Steve Bergsman: Gas prices and I think the trend line will be for more families looking to move closer. They don’t have to move back into the city, but there are a lot of closer suburbs and I think there will be good opportunities in those closer suburbs. And there are so many – I was just looking in the Arizona area. There are so many developments planned so far away that even if they get built or they have been built, I think we’ll be pushing out the poorer population, who won’t be able to afford those homes closer in. We may be building slums out there. I think, in effect, that’s what’s going to happen because we’ll be pushing the poor population out as homes appreciate closer in. So I think that’s a problem, something we may have to confront in the future.
Jason Hartman: Yeah. The one saving grace in all of this and I completely agree with you about higher gas prices, but the one saving grace in all of this is really technology and people’s ability now, which they didn’t have until the last ten years or so really too much, is to have real home-based businesses nowadays. That’s one factor that I think will contribute to the opposite side of people can live more where they want to live. But that actually bodes well for resort and vacation properties, too.
Steve Bergsman: The other thing is, and people have told me this and I put it in the book; it’s such a new trend that I have to admit I didn’t quite believe it, but I hope it’s true. Companies would build, let’s say you were an Intel or a software development firm or something like that, and you say I want to build my next plant in Phoenix or I want to have my software development company in San Jose or something like that.
Well, people were telling me that companies are now looking at where young people want to live. So it’s no longer a case of we’ll build it and they will come. It’s okay, young people want to be in places like Austin, Texas. Let’s build our next plant there because we know there’s a base of talented, intelligent, educated young people there. That’s an interesting trend that people are talking about, where companies are researching where they should build because of the population that exists in a certain location.
Jason Hartman: Speaking of location, Steve, you mentioned it in vacation homes, that you like them pretty much anywhere except south Florida. Geographically, as far as the real estate market goes, what are your thoughts? Of course, we saw the biggest downturns in the northeastern states. Florida was a huge bubble obviously. California, Arizona, and Nevada were very hard hit. Oregon was pretty hard hit. It seems like the southeastern United States and the Mid-Atlantic, those faired pretty well through the recession. I would even say that Texas is not even in a recession, although the rest of the country is. What are your thoughts about residential in the different geographical markets? Not vacation homes, mind you, but regular residential, everyday type housing?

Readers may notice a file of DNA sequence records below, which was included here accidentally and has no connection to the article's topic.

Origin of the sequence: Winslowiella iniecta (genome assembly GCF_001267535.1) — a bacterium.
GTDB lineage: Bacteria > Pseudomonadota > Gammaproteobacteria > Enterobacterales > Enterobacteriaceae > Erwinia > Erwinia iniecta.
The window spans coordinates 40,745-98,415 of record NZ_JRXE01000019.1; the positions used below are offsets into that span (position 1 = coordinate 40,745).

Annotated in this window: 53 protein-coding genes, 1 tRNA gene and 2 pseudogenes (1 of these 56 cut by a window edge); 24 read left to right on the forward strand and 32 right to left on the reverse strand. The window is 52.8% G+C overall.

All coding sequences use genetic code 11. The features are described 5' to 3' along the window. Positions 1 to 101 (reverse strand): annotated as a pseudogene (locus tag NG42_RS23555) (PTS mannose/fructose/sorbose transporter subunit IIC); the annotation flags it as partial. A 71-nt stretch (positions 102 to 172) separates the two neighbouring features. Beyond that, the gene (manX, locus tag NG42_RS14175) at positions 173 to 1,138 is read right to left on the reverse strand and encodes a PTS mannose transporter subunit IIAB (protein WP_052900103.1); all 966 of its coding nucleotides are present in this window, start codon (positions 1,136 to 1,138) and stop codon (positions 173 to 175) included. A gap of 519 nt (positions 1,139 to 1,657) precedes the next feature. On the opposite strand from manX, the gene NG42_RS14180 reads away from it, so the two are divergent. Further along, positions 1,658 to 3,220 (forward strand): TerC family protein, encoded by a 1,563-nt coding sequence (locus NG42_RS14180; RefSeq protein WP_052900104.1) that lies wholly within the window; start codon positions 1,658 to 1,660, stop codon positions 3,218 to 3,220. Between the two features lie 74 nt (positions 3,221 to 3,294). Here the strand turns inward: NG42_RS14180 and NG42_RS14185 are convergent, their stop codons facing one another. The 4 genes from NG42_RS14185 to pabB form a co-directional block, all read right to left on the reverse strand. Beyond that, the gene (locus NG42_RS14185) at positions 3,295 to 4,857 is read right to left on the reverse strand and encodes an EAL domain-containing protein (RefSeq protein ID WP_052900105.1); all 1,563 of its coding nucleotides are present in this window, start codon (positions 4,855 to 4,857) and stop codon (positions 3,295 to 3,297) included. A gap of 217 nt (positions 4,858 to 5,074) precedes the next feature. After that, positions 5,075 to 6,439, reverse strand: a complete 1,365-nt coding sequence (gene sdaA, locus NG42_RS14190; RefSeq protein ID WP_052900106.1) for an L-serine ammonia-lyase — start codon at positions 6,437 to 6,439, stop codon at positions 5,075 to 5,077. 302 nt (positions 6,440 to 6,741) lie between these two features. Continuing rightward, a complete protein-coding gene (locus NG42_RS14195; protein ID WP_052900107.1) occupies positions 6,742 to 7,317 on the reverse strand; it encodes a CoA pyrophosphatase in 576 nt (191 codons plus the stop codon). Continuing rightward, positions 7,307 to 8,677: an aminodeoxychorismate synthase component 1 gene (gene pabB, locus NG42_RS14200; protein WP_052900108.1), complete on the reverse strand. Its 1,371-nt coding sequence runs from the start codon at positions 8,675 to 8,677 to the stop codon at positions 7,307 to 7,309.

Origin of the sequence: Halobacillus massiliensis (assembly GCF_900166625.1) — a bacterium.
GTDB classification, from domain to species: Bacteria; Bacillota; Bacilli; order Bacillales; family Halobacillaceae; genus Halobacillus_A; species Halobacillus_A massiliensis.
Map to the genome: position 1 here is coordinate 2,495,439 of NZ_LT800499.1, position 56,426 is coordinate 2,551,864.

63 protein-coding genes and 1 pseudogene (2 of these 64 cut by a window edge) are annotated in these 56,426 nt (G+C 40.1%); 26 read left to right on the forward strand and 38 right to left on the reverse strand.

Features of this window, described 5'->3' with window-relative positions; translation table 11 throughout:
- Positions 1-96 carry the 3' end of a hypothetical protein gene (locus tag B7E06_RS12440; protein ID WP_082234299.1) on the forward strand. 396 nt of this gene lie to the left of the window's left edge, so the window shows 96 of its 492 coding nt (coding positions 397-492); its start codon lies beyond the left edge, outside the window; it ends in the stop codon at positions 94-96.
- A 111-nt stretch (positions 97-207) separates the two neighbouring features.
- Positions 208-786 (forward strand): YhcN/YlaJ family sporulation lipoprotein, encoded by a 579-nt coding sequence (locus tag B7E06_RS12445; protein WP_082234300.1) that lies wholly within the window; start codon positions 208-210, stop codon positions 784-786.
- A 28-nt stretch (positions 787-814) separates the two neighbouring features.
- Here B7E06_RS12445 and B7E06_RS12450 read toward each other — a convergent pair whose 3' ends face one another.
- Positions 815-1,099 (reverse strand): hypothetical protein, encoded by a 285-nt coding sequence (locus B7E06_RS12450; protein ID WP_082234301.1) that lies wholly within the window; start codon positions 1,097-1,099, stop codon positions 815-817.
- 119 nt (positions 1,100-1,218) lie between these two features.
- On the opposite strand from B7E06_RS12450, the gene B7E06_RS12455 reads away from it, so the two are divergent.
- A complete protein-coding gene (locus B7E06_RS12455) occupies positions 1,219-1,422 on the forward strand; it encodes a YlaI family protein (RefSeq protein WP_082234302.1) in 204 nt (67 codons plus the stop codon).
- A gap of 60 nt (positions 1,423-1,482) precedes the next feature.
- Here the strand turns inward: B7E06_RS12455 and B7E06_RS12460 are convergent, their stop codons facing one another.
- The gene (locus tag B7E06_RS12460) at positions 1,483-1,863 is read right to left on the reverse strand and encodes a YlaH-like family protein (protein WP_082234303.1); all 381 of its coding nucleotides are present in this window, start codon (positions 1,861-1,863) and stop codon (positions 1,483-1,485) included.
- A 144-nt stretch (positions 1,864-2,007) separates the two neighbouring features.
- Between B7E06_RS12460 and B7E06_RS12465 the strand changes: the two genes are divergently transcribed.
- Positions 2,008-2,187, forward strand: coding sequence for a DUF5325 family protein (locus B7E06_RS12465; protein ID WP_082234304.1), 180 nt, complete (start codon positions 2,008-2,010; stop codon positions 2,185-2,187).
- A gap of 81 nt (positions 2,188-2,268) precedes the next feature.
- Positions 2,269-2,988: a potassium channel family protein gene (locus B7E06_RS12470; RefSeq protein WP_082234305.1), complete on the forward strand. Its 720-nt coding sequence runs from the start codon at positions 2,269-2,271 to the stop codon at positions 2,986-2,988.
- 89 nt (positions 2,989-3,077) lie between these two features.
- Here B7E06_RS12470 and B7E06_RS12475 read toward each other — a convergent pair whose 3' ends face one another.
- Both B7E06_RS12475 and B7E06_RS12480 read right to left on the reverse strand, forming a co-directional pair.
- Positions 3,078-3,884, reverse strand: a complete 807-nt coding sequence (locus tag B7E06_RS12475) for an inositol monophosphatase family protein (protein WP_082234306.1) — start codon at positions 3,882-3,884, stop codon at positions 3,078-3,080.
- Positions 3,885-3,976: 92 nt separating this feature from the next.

Steve Bergsman: Well, let me just start with Phoenix because this is where I live. Everybody likes to lump Phoenix in with Las Vegas, Florida, and California as probably the four hardest hit places in this recession. But Arizona is still one of those states where people want to live and it’s been that way for a number of decades now, and when you’re in a growth state, you have a boom and generally end up with a boom and bust economy. That’s what we have in Arizona. I’ve been out here 30 years, so I’ve seen the boom and bust just about every ten years.
So we’re in a bust now, but people still want to live here. There will still be in-migration, so for an investor, I think if you could get into the Phoenix market in a good location, in a closer in location, I think in the long term, this will still be a good investment for you. So I’m optimistic about Phoenix.
Obviously, I’m less optimistic about Florida. I think it has some problems and I think the bloom after 50 years is off the rose in Florida. I think people still want to go to California, but it’s very expensive to live there. So California actually has the same problem as Florida. They get probably No. 1 in terms of people moving to the state, but I believe it’s pretty much No. 1 in terms of people moving out of the state as well. So people move there. They find it’s very expensive and they go elsewhere.